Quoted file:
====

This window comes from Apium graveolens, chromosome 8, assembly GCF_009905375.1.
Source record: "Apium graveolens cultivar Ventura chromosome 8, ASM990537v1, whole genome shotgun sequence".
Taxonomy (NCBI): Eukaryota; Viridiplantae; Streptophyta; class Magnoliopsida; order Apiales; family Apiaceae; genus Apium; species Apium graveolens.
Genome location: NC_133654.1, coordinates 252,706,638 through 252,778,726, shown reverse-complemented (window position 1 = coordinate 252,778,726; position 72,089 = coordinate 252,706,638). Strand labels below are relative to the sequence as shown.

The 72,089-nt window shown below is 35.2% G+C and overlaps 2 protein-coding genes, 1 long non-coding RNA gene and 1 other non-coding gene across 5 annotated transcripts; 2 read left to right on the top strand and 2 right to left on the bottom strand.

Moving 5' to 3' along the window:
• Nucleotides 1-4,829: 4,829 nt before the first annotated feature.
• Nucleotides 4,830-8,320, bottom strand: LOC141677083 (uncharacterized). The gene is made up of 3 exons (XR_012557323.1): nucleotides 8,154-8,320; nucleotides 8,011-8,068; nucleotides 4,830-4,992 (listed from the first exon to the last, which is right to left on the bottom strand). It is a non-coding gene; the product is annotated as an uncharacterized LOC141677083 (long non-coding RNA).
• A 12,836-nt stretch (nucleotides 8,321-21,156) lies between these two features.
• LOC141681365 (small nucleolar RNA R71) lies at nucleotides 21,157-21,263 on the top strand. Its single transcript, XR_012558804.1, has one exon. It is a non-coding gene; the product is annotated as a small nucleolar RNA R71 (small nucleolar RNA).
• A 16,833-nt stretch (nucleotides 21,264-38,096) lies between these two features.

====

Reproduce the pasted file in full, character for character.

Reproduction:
This window comes from Apium graveolens, chromosome 8, assembly GCF_009905375.1.
Source record: "Apium graveolens cultivar Ventura chromosome 8, ASM990537v1, whole genome shotgun sequence".
Taxonomy (NCBI): Eukaryota; Viridiplantae; Streptophyta; class Magnoliopsida; order Apiales; family Apiaceae; genus Apium; species Apium graveolens.
Genome location: NC_133654.1, coordinates 252,706,638 through 252,778,726, shown reverse-complemented (window position 1 = coordinate 252,778,726; position 72,089 = coordinate 252,706,638). Strand labels below are relative to the sequence as shown.

The 72,089-nt window shown below is 35.2% G+C and overlaps 2 protein-coding genes, 1 long non-coding RNA gene and 1 other non-coding gene across 5 annotated transcripts; 2 read left to right on the top strand and 2 right to left on the bottom strand.

Moving 5' to 3' along the window:
• Nucleotides 1-4,829: 4,829 nt before the first annotated feature.
• Nucleotides 4,830-8,320, bottom strand: LOC141677083 (uncharacterized). The gene is made up of 3 exons (XR_012557323.1): nucleotides 8,154-8,320; nucleotides 8,011-8,068; nucleotides 4,830-4,992 (listed from the first exon to the last, which is right to left on the bottom strand). It is a non-coding gene; the product is annotated as an uncharacterized LOC141677083 (long non-coding RNA).
• A 12,836-nt stretch (nucleotides 8,321-21,156) lies between these two features.
• LOC141681365 (small nucleolar RNA R71) lies at nucleotides 21,157-21,263 on the top strand. Its single transcript, XR_012558804.1, has one exon. It is a non-coding gene; the product is annotated as a small nucleolar RNA R71 (small nucleolar RNA).
• A 16,833-nt stretch (nucleotides 21,264-38,096) lies between these two features.